A Lesson in Game Management

And Why the USA Didn’t Go for the Win Against Colombia

MorganBy Tim Nash

So the USA is tied with Colombia in extra time of the second half. It’s the last game of Olympic group play. A tie is enough to win the group and move on to the quarterfinals.

The game had been frustrating. The U.S. seemed to have done enough to win, but two reckless fouls led to two very well hit free kicks by Colombia’s Catalina Usme. The first one inexplicably made it through Hope Solo’s legs to give Colombia a 1-0 lead in the first half. The second, a left-footed missile from the right flank sailed over Solo’s punch and under crossbar to tie the game 2-2.

Then, with 2:07 elapsed from the three minutes of injury time given by the referee, the U.S. got a corner kick. Here it is. The chance to win the game and bring some of that drama we’ve all come to expect from the USA in the Olympic games. One last-gasp ball into the box, where surely another last-second Olympic miracle awaits.

But wait. Alex Morgan, the one U.S. fans are expecting to put home the dramatic game-winner, is by the corner flag where Mallory Pugh is preparing the take a short corner.

Pugh and Morgan maneuver along the sideline deep in the corner and knock another 40 seconds off the ref’s watch. The U.S. leaves with a 2-2 draw and the one point they needed to move to the quarters.

So why didn’t the USA go for the win? Why didn’t they send the corner kick into the box and go for it? The answer is that Jill Ellis and her coaching staff have been working on the way the USA closes out games.

“Game management is not stalling,” Ellis told Four Four Two before the Olympics. “It’s tactical management. That’s where I think we have to grow.”

So that’s what you saw – growth and game management.

“This is an evolution our team had to go through,” said Ellis. “I don’t think we were very good with game management. I actually think game management cost us the 2012 World Cup.”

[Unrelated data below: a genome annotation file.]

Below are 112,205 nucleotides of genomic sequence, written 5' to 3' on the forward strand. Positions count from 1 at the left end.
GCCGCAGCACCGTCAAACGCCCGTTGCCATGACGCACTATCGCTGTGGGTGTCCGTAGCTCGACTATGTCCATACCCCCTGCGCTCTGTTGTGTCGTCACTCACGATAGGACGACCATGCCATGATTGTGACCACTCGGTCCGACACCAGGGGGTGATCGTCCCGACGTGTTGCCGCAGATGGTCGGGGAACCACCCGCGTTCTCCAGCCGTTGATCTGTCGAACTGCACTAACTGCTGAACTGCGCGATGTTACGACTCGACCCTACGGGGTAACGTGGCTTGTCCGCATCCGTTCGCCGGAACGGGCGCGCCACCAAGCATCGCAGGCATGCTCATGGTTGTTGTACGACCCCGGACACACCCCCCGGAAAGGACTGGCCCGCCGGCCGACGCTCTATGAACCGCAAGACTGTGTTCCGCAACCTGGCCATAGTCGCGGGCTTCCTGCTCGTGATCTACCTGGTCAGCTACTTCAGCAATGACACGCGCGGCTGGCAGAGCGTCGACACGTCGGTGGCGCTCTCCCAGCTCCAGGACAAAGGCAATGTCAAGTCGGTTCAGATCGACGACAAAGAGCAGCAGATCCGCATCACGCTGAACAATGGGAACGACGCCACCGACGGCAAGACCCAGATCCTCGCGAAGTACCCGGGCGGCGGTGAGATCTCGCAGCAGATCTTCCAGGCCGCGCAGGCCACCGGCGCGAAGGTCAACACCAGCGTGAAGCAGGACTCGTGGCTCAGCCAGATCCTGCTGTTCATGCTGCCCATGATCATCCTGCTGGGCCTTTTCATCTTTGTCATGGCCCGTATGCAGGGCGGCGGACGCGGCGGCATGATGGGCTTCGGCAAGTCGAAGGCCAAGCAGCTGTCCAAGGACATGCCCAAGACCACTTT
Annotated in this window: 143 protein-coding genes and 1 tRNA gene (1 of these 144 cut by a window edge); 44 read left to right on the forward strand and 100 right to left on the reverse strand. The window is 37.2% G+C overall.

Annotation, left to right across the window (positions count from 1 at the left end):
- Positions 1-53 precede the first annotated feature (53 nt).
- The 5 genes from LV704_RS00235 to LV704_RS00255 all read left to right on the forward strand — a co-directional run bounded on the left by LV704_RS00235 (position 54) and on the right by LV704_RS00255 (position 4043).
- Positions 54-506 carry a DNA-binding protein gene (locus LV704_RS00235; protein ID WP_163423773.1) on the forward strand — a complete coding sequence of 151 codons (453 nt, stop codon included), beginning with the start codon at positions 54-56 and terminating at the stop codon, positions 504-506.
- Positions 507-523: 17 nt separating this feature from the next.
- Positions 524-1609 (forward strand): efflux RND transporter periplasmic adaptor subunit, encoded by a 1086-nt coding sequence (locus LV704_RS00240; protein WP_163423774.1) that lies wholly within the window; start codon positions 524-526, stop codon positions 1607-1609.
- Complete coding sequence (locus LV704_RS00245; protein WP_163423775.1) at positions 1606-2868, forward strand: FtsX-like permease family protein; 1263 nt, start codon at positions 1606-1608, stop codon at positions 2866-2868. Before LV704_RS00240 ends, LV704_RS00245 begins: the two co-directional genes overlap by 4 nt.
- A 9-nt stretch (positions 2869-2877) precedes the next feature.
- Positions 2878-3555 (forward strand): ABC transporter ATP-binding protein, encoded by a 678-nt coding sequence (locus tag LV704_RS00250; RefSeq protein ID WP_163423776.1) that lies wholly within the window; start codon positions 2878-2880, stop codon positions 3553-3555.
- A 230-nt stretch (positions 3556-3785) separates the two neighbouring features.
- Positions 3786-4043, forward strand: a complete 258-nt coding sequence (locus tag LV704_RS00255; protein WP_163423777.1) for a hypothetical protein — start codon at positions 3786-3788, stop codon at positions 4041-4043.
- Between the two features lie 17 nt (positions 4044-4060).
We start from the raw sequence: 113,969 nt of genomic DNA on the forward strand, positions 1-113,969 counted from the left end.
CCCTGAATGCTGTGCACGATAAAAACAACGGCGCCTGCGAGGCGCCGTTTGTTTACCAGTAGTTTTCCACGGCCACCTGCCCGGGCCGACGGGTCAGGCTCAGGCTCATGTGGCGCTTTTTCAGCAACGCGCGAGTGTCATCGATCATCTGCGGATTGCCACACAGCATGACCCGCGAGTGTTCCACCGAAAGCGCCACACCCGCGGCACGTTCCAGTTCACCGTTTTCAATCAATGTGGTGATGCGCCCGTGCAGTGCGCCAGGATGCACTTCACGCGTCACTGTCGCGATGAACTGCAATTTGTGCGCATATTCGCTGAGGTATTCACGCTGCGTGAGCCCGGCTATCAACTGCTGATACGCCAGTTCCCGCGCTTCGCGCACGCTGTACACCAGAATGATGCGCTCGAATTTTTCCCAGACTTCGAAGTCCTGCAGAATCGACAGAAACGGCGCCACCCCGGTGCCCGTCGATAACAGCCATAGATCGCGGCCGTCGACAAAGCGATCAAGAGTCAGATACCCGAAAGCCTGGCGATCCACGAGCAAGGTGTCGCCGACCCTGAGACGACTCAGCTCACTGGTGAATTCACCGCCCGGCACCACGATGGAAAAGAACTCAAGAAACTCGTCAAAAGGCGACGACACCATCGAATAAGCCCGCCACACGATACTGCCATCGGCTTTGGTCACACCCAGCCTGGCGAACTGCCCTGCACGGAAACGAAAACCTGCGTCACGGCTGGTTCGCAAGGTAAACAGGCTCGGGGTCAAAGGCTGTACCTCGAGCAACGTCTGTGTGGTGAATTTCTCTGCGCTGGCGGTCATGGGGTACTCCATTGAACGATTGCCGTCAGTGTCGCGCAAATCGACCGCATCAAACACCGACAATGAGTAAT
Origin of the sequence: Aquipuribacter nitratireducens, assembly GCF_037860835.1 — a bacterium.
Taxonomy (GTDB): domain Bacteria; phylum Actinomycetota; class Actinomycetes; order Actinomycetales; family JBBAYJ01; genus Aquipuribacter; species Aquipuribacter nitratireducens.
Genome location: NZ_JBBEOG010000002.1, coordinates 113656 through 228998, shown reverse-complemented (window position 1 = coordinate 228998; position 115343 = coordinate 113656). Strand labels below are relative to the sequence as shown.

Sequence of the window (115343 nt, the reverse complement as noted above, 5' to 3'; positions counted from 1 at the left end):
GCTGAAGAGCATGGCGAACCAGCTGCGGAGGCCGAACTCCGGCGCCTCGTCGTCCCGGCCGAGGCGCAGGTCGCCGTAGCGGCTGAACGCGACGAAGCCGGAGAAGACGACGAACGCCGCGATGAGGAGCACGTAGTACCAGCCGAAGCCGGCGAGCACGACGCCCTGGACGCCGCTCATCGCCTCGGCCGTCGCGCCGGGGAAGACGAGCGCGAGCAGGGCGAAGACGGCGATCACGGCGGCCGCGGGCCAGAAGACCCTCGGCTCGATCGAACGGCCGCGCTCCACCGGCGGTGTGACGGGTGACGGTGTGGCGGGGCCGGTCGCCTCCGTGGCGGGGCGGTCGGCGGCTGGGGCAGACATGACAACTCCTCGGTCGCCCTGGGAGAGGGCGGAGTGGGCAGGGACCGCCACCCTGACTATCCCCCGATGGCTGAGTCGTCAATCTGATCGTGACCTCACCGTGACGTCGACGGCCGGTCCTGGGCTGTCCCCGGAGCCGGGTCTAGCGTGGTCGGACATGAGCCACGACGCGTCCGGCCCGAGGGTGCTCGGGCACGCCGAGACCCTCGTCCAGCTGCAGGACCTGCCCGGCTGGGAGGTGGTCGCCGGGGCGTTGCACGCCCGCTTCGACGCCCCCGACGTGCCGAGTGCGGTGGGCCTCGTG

When faced with the moment against Colombia, the players chose not to launch a ball into Colombia’s box and risk a header, a bad bounce, a ricochet or a goalkeeper punt that might lead to a Colombia counter-attack. The U.S. players chose to make sure they accomplished the most important objective for the game – win the group.

The U.S. players took a step toward learning that lesson on February 13, 2015.

“When we were playing England in England, we were up one-nil, and we got a set piece with about three minutes left in the game,” Ellis explained. “We should have just played it short, but we banged it into their box. England won it and were off to the races. Then they banged it off the crossbar. That was lesson for our players. You have to look at this as a tournament and not just one game.”

A month after Ellis and her staff hammered home that lesson, the USA was faced with a similar situation at the Algarve Cup in Portugal. The players followed Ellis’ instructions, even though they didn’t like it too much.

“In the Algarve Cup, we needed one point to go into the championship game against France,” Ellis said. “We were tied 0-0 with Iceland. We had mixed up the lineup for that game. We were resting legs and preparing for France, and Iceland weren’t troubling us. We didn’t want to get exposed, so we told them just to keep possession, manage the clock and manage the game.

“After the game, our players were upset that we didn’t go for the win,” Ellis explained. “What we said to them was ‘Do you want to win a game or do you want to win a championship?’ If we would have gone for it, we could have opened ourselves up to more transition. We needed one point, and Iceland weren’t going to break us down.”

After the Iceland game, the U.S. settled for the goal-less draw, advanced to the final and defeated France 2-0.

Tim Nash is a freelance writer and author of the new book, “It’s Not the Glory, the Remarkable First Thirty Years of U.S. Women’s Soccer.” For more information, click here


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